This office in Attorney General Opinion 98-36 stated that the above statute precludes a commissioner of a community redevelopment agency from holding another public office with a city or county, regardless of whether the governing body of the city or the county created the agency.[5] The provisions of section 163.357, Florida Statutes, expressly authorizing the governing board of the city or county creating the community redevelopment agency to sit as that agency's board of commissioners would appear to operate as an exception to this general prohibition. However, no such exception exists for the appointment of individual members of the county commission or for the mayor.[6]

Moreover, Article II, section 5(a), Florida Constitution, provides:

"No person shall hold at the same time more than one office under the government of the state and the counties and municipalities therein, except that a notary public or military officer may hold another office, and any officer may be a member of a constitution revision commission, taxation and budget reform commission, constitutional convention, or statutory body having only advisory powers."

Clearly, membership on the governing body of a governmental entity, such as a county or municipality, constitutes an office.[7] This office has stated that membership on a city's community redevelopment agency also constitutes a municipal office as such position embraces the idea of tenure, duration and duties conferred by statute.[8]

The legislative authorization in section 163.357, Florida Statutes, for the governing body of a city or county to designate itself as the community redevelopment agency would appear to be an ex officio designation and thus not violative of the constitutional dual officeholding prohibition.[9] No similar ex officio designation, however, exists for the appointment of the additional two members from the governing body of the county or for another city official.

Thus, the appointment of two county commissioners or a county commissioner and the mayor to the community redevelopment agency's board of commissioners would appear to violate the prohibition against holding two state, county or municipal offices simultaneously.

Accordingly, I am of the opinion that two county commissioners may not serve as additional persons on a city community redevelopment agency.

Sincerely,

Robert A. Butterworth
Attorney General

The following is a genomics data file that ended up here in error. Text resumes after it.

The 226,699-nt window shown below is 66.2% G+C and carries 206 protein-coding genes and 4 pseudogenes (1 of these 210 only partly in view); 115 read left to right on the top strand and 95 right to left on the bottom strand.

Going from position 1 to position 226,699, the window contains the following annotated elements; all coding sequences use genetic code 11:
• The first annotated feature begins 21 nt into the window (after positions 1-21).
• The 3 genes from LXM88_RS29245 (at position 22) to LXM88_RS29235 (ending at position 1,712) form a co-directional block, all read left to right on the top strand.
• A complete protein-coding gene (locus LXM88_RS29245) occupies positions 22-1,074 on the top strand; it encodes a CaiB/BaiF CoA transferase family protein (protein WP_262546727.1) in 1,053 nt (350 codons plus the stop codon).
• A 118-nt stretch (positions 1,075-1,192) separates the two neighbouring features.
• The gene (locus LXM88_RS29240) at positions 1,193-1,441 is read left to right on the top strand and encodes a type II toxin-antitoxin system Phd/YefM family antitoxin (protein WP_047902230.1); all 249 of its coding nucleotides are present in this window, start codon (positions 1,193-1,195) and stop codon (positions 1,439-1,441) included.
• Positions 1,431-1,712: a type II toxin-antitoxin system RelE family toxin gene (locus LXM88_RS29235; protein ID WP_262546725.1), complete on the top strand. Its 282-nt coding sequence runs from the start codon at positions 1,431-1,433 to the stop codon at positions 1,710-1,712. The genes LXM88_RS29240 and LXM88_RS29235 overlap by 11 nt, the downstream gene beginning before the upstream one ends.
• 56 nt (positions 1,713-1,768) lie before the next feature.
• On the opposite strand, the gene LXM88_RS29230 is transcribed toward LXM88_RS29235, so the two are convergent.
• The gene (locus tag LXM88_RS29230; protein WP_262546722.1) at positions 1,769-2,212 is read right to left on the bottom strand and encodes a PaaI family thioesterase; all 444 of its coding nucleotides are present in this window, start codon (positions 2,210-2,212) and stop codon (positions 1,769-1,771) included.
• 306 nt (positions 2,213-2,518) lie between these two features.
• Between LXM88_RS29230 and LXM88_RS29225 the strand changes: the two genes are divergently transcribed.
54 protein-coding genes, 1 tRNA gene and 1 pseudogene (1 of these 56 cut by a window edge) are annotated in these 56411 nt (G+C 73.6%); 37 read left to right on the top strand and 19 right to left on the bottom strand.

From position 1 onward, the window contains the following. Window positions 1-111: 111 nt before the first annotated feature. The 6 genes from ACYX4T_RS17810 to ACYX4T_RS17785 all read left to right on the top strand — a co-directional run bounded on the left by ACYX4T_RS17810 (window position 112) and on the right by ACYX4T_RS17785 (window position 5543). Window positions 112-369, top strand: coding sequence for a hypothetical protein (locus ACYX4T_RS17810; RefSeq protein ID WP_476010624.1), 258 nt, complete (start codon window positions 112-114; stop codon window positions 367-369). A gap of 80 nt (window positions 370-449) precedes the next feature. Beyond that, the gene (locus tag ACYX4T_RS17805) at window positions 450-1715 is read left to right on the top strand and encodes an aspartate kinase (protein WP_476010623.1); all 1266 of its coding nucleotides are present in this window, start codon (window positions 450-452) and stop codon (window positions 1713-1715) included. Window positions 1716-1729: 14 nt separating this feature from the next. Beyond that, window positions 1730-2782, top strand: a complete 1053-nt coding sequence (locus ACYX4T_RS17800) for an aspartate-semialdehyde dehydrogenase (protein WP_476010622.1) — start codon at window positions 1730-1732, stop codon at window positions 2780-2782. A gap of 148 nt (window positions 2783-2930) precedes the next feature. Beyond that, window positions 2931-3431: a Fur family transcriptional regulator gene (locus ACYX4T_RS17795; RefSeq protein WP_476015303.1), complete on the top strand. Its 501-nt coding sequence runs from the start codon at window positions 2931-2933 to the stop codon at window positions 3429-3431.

RAB/tjw

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[1] Section 163.355, Fla. Stat.

[2] Section 163.356(1), Fla. Stat. And see s. 163.355, Fla. Stat., setting forth the requirements for the finding of necessity.

[3] Section 163.356(2), Fla. Stat.

[4] Section 163.410, Fla. Stat., however, does not affect a community redevelopment agency created by a municipality prior to the adoption of a county home rule charter.

[5] See s. 163.340(20), Fla. Stat., defining "Public officer" to mean "any officer who is in charge of any department or branch of the government of the county or municipality relating to health, fire, building regulations, or other activities concerning dwellings in the county or municipality."

[6] Cf. Ops. Att'y Gen. Fla. 84-74 (1984) (governing body of a city, after declaring itself to be the community redevelopment agency, may not alter the composition of the board of commissioners of the agency by changing the ratio or number of city commissioners and citizens sitting on the board from that prescribed by statute); 98-16 (1998) (where the city commission is serving as the ex officio governing body of the community redevelopment agency, the city commission cannot remove one of its members only from the community redevelopment agency nor may the member resign from the community redevelopment agency while still retaining his or her seat on the city commission).

[7] See State ex rel. Holloway v. Sheats, 83 So. 508, 509 (Fla. 1919), stating:

"The term 'office' implies a delegation of a portion of the sovereign power to, and the possession of it by, the person filling the office, while an 'employment' does not comprehend a delegation of any part of the sovereign authority. The term "office" embraces the idea of tenure, duration, and duties in exercising some portion of the sovereign power, conferred or defined by law and not by contract. An employment does not authorize the exercise in one's own right of any sovereign power or any prescribed independent authority of a governmental nature; and this constitutes, perhaps, the most decisive difference between an employment and an office . . . ."

And see State ex rel. Clyatt v. Hocker, 22 So. 721 (Fla. 1897).

[8] See Ops. Att'y Gen. Fla. 99-49 (1999) and 97-04 (1997).

[9] See Op. Att'y Gen. Fla. 81-72 (1981). And see Ops. Att'y Gen. Fla. 70-46 (1970) (statute imposing ex officio post on holder of another office must be distinguished from one authorizing appointment of one office holder to another separate and distinct office); 80-12 (1980) (membership of elected municipal officer on metropolitan planning organization as prescribed by statute does not violate dual officeholding prohibition). See also City of Riviera Beach v. Palm Beach County Solid Waste Authority, 502 So. 2d 1335 (Fla. 4th DCA 1987); City of Orlando v. State Department of Insurance, 528 So. 2d 468 (Fla. 1st DCA 1988).